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Getting Out of the Roman Bath: Poetry by Susan Comninos

This week we’re pleased to feature a poem by Susan Comninos, “Rome Visits When I’m in the Bath.” The poem is a bit of a maze. On the surface there’s the juxtaposition of Jewish and Christian identities, but then more layers begin to emerge. Do the two identities refer to different modes of inspiration, to routes through which the free-associative mind travels? Or is it about the unavoidable assimilation and intrusion that comes as “dull” banging? Then again, contemplating the two religions, the author finds herself in the bath — a long-standing symbol of Roman wealth and leisure. The poem’s language is twisted and elusive but that, perhaps, is the point: The poet’s meanings cannot be, as it were, nailed down.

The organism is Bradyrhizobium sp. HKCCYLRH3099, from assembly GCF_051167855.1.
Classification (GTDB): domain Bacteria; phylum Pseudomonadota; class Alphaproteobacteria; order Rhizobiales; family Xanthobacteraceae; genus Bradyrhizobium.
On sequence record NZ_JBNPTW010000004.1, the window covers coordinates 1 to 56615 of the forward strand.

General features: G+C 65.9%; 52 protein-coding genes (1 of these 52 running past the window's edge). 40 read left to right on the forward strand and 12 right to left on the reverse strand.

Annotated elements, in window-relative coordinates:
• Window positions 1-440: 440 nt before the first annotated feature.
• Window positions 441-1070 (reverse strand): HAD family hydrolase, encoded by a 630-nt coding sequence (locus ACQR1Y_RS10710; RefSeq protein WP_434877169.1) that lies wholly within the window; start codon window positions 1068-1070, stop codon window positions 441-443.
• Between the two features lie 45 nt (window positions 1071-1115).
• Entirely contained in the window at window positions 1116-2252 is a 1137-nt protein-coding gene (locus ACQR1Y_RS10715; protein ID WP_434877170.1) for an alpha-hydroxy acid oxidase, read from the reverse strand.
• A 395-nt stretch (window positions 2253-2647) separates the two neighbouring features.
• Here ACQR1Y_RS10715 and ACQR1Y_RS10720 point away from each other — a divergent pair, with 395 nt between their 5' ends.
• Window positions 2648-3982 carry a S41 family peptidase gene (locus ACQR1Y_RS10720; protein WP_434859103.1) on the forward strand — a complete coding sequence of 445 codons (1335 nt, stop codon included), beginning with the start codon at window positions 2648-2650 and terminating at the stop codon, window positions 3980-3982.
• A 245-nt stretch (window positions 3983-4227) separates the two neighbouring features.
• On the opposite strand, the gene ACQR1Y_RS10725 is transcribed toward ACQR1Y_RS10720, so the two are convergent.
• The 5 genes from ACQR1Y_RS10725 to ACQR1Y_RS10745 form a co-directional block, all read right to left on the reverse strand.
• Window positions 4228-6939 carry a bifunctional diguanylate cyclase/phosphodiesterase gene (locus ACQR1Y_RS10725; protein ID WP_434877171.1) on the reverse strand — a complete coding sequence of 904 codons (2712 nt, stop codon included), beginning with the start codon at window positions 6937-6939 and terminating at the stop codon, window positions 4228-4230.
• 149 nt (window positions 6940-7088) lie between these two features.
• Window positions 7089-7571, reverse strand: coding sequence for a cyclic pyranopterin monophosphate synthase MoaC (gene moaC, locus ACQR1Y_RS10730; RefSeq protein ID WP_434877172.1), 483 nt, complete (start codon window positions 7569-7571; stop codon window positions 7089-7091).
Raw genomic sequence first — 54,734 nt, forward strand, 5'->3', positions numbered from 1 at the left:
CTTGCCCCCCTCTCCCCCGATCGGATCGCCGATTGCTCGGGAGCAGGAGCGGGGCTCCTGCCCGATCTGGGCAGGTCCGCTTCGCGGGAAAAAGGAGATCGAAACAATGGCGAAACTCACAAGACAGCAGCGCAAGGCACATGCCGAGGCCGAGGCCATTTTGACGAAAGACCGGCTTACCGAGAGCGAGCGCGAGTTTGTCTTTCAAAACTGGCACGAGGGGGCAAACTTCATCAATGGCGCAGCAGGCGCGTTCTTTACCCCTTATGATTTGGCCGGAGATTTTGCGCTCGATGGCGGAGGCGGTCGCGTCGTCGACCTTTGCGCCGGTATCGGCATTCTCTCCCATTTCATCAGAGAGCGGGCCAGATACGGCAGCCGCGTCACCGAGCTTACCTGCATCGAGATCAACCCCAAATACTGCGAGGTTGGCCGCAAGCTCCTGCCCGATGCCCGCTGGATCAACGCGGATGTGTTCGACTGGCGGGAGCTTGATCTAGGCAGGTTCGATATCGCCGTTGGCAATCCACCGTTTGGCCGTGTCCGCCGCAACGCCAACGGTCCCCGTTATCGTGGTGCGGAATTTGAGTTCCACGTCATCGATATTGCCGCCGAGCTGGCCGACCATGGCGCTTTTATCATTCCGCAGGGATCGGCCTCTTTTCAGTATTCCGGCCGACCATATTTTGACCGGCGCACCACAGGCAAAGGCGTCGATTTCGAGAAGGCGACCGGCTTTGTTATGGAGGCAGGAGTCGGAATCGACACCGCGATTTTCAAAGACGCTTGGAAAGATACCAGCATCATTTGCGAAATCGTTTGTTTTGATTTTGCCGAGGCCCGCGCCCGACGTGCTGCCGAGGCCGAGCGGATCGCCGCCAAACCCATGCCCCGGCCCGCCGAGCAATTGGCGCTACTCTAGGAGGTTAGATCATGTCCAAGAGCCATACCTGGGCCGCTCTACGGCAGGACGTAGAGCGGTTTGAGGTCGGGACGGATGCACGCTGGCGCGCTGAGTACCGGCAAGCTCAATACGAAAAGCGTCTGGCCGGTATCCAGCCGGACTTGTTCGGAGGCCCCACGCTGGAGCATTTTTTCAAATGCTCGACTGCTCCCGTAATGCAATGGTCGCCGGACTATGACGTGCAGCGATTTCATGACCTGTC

Susan Comninos’s poetry has appeared in TriQuarterly Online, the Forward, Quarterly West, Lilith, Tikkun and “The Blueline Anthology” (Syracuse University Press, 2004), among other publications. Last year she won Tablet Magazine’s Yehuda Halevi Poetry Contest.

Rome Visits When I’m in the Bath

knocking or nailing?
—a crucifix at the door,
or hammer
from the flat
below? what a thought
for a girl
who plans to hang
mezuzahs by the bed,
dangle instruments
of tenor, or better:
rim the door
with artifact. That’s
all; no more
to confess. Yet, hear
the lush
loud banging, trite
as terror, as the bore
of a Roman sword; heavy
and dull as a wooden
tale: immense—
and just as leaden.

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